With the NHS prescribing fresh air to boost patients’ health and wellbeing in 2019, there is no doubt that there is a strong connection between green space and good mental and physical health. As we are confined to our homes, with schools and activity clubs closed, here are five ways to take home learning outside. These activities can be adapted to any setting; from local parks to your own garden, or even your house if you are in quarantine. So, open the windows, step outside, and appreciate the natural world all around you.
Go on a Colour walk
Tune into your surroundings by looking for a specific colour on your next walk. Much research supports the notion that colour can have an affect on our emotions. Stand in a field of bright yellow sunflowers and it’s hard to feel anything but happy. Look at the turquoise blue of the ocean and calmness floods through your bones. So, choose how you want to feel each day and surround yourself with a colour that stimulates this emotion. As you are getting dressed, look for an item of clothing that matches your chosen colour then get out and go colour spotting! How many yellow/ red/ green (have fun with that one) things can you see along your walk? You could choose a different colour each and see who spots the most of their colour, or you could team up and work on embracing one emotion as a family. Reflect on how you feel at the end of the walk… does yellow really make you happy?
Go on an Emoji hunt
If you are like me, emoji’s have become part of your daily life. Whether you are happy, mad, eating cake or just think you deserve a medal today, there’s an emoji ready to depict your day. So choose some of your favourite emojis and look for them in real life, finding them in their natural environment. You can theme your walk (obviously we recommend a nature theme, like ours) to focus on a specific topic such as; buildings, transport, foods, or even emotions if you are feeling creative.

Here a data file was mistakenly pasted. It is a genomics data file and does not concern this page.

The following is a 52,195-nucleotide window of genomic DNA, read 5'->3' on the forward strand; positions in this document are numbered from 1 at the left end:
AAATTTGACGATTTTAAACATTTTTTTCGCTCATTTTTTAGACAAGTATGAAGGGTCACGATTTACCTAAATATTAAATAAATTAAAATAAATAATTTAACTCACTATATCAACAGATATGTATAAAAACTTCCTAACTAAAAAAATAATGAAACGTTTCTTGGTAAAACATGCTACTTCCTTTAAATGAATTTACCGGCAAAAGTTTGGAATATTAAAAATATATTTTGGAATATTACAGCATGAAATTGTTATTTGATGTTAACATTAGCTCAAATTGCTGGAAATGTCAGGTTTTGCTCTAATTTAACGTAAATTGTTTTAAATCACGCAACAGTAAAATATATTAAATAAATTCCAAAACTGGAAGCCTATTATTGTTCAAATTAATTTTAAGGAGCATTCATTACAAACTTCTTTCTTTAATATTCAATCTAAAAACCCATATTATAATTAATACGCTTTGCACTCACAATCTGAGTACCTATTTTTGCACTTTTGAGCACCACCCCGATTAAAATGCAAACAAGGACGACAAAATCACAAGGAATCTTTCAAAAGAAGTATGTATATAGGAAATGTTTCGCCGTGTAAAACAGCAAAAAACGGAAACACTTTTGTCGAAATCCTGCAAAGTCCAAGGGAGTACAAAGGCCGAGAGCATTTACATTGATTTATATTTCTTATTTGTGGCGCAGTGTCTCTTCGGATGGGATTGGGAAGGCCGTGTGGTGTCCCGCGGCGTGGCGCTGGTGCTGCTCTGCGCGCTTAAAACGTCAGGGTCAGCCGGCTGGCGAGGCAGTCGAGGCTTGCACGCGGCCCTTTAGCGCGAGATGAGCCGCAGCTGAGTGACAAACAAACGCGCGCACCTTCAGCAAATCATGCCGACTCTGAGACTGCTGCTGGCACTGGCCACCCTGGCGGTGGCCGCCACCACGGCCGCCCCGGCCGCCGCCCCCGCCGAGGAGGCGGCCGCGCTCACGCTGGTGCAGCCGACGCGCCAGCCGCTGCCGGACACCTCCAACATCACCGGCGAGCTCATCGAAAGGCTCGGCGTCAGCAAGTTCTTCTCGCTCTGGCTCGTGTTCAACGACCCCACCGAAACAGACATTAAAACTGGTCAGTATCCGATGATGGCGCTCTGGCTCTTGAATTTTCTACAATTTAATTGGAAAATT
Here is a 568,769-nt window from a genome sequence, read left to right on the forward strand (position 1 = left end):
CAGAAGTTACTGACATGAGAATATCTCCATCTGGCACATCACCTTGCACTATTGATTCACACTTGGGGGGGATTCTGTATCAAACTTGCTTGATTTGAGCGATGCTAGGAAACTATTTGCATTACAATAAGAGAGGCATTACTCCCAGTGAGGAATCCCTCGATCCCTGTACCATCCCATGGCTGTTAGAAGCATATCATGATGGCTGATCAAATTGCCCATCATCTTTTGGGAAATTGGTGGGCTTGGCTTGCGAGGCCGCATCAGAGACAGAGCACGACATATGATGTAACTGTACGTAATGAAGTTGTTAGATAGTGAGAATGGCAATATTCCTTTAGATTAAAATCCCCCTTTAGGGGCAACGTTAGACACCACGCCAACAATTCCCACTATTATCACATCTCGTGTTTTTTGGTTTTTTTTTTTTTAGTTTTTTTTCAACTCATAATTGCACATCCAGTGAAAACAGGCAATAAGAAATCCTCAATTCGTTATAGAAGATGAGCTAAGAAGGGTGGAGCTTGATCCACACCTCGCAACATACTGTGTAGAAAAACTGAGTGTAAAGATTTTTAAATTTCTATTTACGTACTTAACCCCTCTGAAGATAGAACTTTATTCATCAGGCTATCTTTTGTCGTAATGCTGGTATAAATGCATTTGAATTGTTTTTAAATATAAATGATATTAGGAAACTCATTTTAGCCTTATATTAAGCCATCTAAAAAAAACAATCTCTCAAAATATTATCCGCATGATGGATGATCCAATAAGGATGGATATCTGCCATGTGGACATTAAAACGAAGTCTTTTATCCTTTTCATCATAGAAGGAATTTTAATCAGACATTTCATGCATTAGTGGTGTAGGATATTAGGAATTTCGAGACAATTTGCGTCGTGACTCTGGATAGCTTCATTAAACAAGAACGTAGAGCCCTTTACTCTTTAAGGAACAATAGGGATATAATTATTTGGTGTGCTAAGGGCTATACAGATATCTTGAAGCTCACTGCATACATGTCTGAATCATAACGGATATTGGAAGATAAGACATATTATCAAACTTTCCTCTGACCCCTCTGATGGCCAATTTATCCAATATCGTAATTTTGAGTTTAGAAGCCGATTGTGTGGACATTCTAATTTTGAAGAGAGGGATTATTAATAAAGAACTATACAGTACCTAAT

Want to extend the fun? Take some paper and map your journey using emojis and keep it as a little memento of your adventure.
Go on a Barefoot walk
Feeling adventurous? Be daring, break the norms, and get the bath ready. Think back to the last time you walked barefoot outside; maybe you were padding across a warm sandy beach towards the ocean, or maybe you slipped off your sandals during a picnic and felt the cool grass tickle your toes. Your poor feet spend so much of the day, jammed inside of your shoes, with a solitary job of getting your body from one place to another. But your feet are a very sensitive part of the body. Containing around 8,000 nerve endings, they are highly receptive to touch explaining why so many of us have ticklish feet. So, take off your shoes and socks and feel the fresh air between your toes. How many different textures can your feel under your feet as you move around? Move slowly, try tiptoeing or gently brushing the soles of your feet lightly across a surface. Note how the feeling changes as you move differently. Make your own barefoot scavenger hunt or use ours above.
Follow this map
No matter how old you are or where you are in the world, you can follow this map. It is universal, transferable and pretty ambiguous by design! Choose your starting point, choose your distance, and have fun seeing where the map will take you. Once you’ve had a go at following this map, try making your own, adding rests and challenges to do along the way. Our map was adapted from ‘Surprise Yourself’ a book of fun adventures written by Lisa Curie.
Before we had paper and mark making tools, explorers marked their paths using objects they found along their way. Release your inner caveman and make some trails for your family to follow. Look closely for materials that are available in your location, remembering to only take objects from the ground that can be put back at the end of your adventure. You can arrange stones on the ground to point which way to go next or create a big X with sticks to ensure that nobody goes off track. Add a little extra motivation by leaving a little prize at the end of your trail.
So there you have it, five ways to turn your next walk into an adventure. Have fun getting outdoors in whichever capacity you can at the moment.